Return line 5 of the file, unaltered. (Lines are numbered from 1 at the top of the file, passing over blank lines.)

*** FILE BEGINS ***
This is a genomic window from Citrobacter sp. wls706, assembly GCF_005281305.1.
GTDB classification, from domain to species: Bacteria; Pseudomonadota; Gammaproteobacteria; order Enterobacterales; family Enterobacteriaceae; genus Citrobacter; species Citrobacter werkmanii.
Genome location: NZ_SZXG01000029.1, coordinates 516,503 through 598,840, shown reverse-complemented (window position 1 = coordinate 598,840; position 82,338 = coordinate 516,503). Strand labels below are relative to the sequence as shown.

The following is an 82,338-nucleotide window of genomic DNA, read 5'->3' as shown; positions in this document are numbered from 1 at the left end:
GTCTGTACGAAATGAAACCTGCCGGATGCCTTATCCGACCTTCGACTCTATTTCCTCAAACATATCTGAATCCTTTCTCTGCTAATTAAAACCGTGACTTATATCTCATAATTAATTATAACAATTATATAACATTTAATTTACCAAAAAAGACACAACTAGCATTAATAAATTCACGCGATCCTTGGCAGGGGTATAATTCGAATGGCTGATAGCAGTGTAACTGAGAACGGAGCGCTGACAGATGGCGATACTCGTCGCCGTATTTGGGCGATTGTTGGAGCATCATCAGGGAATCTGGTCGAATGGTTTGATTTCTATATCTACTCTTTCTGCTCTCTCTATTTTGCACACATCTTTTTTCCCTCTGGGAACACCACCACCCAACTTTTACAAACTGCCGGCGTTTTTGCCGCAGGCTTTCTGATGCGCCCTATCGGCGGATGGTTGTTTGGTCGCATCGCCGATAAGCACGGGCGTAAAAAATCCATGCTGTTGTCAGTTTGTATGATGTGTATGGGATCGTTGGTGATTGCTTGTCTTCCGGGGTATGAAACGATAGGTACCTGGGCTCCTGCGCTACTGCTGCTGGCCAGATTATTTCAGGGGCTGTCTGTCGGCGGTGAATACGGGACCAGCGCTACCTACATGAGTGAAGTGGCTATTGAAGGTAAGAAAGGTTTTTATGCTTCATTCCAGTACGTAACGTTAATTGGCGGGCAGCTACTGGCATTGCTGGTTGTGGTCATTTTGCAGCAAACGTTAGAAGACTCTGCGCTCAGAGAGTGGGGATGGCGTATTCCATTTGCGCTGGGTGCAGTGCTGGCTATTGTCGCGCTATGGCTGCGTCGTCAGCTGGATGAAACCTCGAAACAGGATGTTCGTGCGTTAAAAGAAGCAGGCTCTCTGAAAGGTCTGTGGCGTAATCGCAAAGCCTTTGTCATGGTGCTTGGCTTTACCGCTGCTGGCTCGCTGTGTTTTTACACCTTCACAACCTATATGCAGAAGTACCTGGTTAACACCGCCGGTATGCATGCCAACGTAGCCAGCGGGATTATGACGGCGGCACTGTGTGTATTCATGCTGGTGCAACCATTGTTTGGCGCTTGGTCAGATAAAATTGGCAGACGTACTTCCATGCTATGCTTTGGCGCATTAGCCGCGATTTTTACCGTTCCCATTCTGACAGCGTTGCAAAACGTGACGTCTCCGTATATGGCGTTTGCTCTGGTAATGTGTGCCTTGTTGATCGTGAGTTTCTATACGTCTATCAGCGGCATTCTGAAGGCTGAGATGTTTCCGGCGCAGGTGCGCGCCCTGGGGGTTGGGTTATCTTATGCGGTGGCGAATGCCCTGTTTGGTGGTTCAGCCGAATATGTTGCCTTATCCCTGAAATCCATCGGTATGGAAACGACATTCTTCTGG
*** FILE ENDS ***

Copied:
GTCTGTACGAAATGAAACCTGCCGGATGCCTTATCCGACCTTCGACTCTATTTCCTCAAACATATCTGAATCCTTTCTCTGCTAATTAAAACCGTGACTTATATCTCATAATTAATTATAACAATTATATAACATTTAATTTACCAAAAAAGACACAACTAGCATTAATAAATTCACGCGATCCTTGGCAGGGGTATAATTCGAATGGCTGATAGCAGTGTAACTGAGAACGGAGCGCTGACAGATGGCGATACTCGTCGCCGTATTTGGGCGATTGTTGGAGCATCATCAGGGAATCTGGTCGAATGGTTTGATTTCTATATCTACTCTTTCTGCTCTCTCTATTTTGCACACATCTTTTTTCCCTCTGGGAACACCACCACCCAACTTTTACAAACTGCCGGCGTTTTTGCCGCAGGCTTTCTGATGCGCCCTATCGGCGGATGGTTGTTTGGTCGCATCGCCGATAAGCACGGGCGTAAAAAATCCATGCTGTTGTCAGTTTGTATGATGTGTATGGGATCGTTGGTGATTGCTTGTCTTCCGGGGTATGAAACGATAGGTACCTGGGCTCCTGCGCTACTGCTGCTGGCCAGATTATTTCAGGGGCTGTCTGTCGGCGGTGAATACGGGACCAGCGCTACCTACATGAGTGAAGTGGCTATTGAAGGTAAGAAAGGTTTTTATGCTTCATTCCAGTACGTAACGTTAATTGGCGGGCAGCTACTGGCATTGCTGGTTGTGGTCATTTTGCAGCAAACGTTAGAAGACTCTGCGCTCAGAGAGTGGGGATGGCGTATTCCATTTGCGCTGGGTGCAGTGCTGGCTATTGTCGCGCTATGGCTGCGTCGTCAGCTGGATGAAACCTCGAAACAGGATGTTCGTGCGTTAAAAGAAGCAGGCTCTCTGAAAGGTCTGTGGCGTAATCGCAAAGCCTTTGTCATGGTGCTTGGCTTTACCGCTGCTGGCTCGCTGTGTTTTTACACCTTCACAACCTATATGCAGAAGTACCTGGTTAACACCGCCGGTATGCATGCCAACGTAGCCAGCGGGATTATGACGGCGGCACTGTGTGTATTCATGCTGGTGCAACCATTGTTTGGCGCTTGGTCAGATAAAATTGGCAGACGTACTTCCATGCTATGCTTTGGCGCATTAGCCGCGATTTTTACCGTTCCCATTCTGACAGCGTTGCAAAACGTGACGTCTCCGTATATGGCGTTTGCTCTGGTAATGTGTGCCTTGTTGATCGTGAGTTTCTATACGTCTATCAGCGGCATTCTGAAGGCTGAGATGTTTCCGGCGCAGGTGCGCGCCCTGGGGGTTGGGTTATCTTATGCGGTGGCGAATGCCCTGTTTGGTGGTTCAGCCGAATATGTTGCCTTATCCCTGAAATCCATCGGTATGGAAACGACATTCTTCTGG